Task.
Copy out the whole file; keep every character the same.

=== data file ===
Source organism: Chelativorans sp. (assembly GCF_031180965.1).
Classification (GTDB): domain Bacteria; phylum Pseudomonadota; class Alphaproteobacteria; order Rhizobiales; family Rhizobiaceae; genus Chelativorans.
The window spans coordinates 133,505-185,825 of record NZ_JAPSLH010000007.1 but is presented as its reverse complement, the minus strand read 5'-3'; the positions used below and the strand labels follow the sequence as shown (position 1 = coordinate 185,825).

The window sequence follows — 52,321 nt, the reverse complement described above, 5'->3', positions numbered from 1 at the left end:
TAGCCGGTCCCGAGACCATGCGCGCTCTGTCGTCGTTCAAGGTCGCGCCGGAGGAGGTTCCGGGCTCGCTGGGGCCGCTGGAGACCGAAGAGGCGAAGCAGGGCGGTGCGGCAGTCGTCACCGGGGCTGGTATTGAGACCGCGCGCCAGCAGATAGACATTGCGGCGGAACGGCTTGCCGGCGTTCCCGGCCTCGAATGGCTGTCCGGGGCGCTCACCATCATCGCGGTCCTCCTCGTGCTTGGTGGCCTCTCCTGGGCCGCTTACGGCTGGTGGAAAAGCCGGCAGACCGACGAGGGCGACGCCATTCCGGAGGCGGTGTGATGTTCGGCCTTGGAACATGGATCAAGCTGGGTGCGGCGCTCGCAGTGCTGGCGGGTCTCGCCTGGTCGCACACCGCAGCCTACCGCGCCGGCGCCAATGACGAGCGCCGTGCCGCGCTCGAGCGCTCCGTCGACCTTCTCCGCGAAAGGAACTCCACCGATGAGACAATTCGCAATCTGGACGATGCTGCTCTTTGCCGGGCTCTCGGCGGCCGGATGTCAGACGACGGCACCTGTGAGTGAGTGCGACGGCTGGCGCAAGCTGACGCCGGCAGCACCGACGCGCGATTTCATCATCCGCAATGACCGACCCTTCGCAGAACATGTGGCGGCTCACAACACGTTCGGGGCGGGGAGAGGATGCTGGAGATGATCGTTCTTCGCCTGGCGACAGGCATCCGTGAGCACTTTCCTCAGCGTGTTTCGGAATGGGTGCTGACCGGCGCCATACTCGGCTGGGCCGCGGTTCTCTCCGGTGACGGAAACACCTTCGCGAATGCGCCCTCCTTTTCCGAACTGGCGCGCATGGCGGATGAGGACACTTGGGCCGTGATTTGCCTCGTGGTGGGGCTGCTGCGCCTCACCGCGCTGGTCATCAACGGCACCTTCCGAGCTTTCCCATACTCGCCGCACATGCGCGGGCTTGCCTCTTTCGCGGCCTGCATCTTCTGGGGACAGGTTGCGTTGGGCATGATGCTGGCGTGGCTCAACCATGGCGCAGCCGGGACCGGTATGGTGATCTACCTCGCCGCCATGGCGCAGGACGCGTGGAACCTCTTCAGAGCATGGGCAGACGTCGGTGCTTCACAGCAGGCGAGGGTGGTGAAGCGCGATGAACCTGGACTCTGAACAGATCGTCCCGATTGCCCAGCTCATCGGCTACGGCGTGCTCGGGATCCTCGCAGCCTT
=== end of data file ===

Source organism: Chelativorans sp. (assembly GCF_031180965.1).
Classification (GTDB): domain Bacteria; phylum Pseudomonadota; class Alphaproteobacteria; order Rhizobiales; family Rhizobiaceae; genus Chelativorans.
The window spans coordinates 133,505-185,825 of record NZ_JAPSLH010000007.1 but is presented as its reverse complement, the minus strand read 5'-3'; the positions used below and the strand labels follow the sequence as shown (position 1 = coordinate 185,825).

The window sequence follows — 52,321 nt, the reverse complement described above, 5'->3', positions numbered from 1 at the left end:
TAGCCGGTCCCGAGACCATGCGCGCTCTGTCGTCGTTCAAGGTCGCGCCGGAGGAGGTTCCGGGCTCGCTGGGGCCGCTGGAGACCGAAGAGGCGAAGCAGGGCGGTGCGGCAGTCGTCACCGGGGCTGGTATTGAGACCGCGCGCCAGCAGATAGACATTGCGGCGGAACGGCTTGCCGGCGTTCCCGGCCTCGAATGGCTGTCCGGGGCGCTCACCATCATCGCGGTCCTCCTCGTGCTTGGTGGCCTCTCCTGGGCCGCTTACGGCTGGTGGAAAAGCCGGCAGACCGACGAGGGCGACGCCATTCCGGAGGCGGTGTGATGTTCGGCCTTGGAACATGGATCAAGCTGGGTGCGGCGCTCGCAGTGCTGGCGGGTCTCGCCTGGTCGCACACCGCAGCCTACCGCGCCGGCGCCAATGACGAGCGCCGTGCCGCGCTCGAGCGCTCCGTCGACCTTCTCCGCGAAAGGAACTCCACCGATGAGACAATTCGCAATCTGGACGATGCTGCTCTTTGCCGGGCTCTCGGCGGCCGGATGTCAGACGACGGCACCTGTGAGTGAGTGCGACGGCTGGCGCAAGCTGACGCCGGCAGCACCGACGCGCGATTTCATCATCCGCAATGACCGACCCTTCGCAGAACATGTGGCGGCTCACAACACGTTCGGGGCGGGGAGAGGATGCTGGAGATGATCGTTCTTCGCCTGGCGACAGGCATCCGTGAGCACTTTCCTCAGCGTGTTTCGGAATGGGTGCTGACCGGCGCCATACTCGGCTGGGCCGCGGTTCTCTCCGGTGACGGAAACACCTTCGCGAATGCGCCCTCCTTTTCCGAACTGGCGCGCATGGCGGATGAGGACACTTGGGCCGTGATTTGCCTCGTGGTGGGGCTGCTGCGCCTCACCGCGCTGGTCATCAACGGCACCTTCCGAGCTTTCCCATACTCGCCGCACATGCGCGGGCTTGCCTCTTTCGCGGCCTGCATCTTCTGGGGACAGGTTGCGTTGGGCATGATGCTGGCGTGGCTCAACCATGGCGCAGCCGGGACCGGTATGGTGATCTACCTCGCCGCCATGGCGCAGGACGCGTGGAACCTCTTCAGAGCATGGGCAGACGTCGGTGCTTCACAGCAGGCGAGGGTGGTGAAGCGCGATGAACCTGGACTCTGAACAGATCGTCCCGATTGCCCAGCTCATCGGCTACGGCGTGCTCGGGATCCTCGCAGCCTT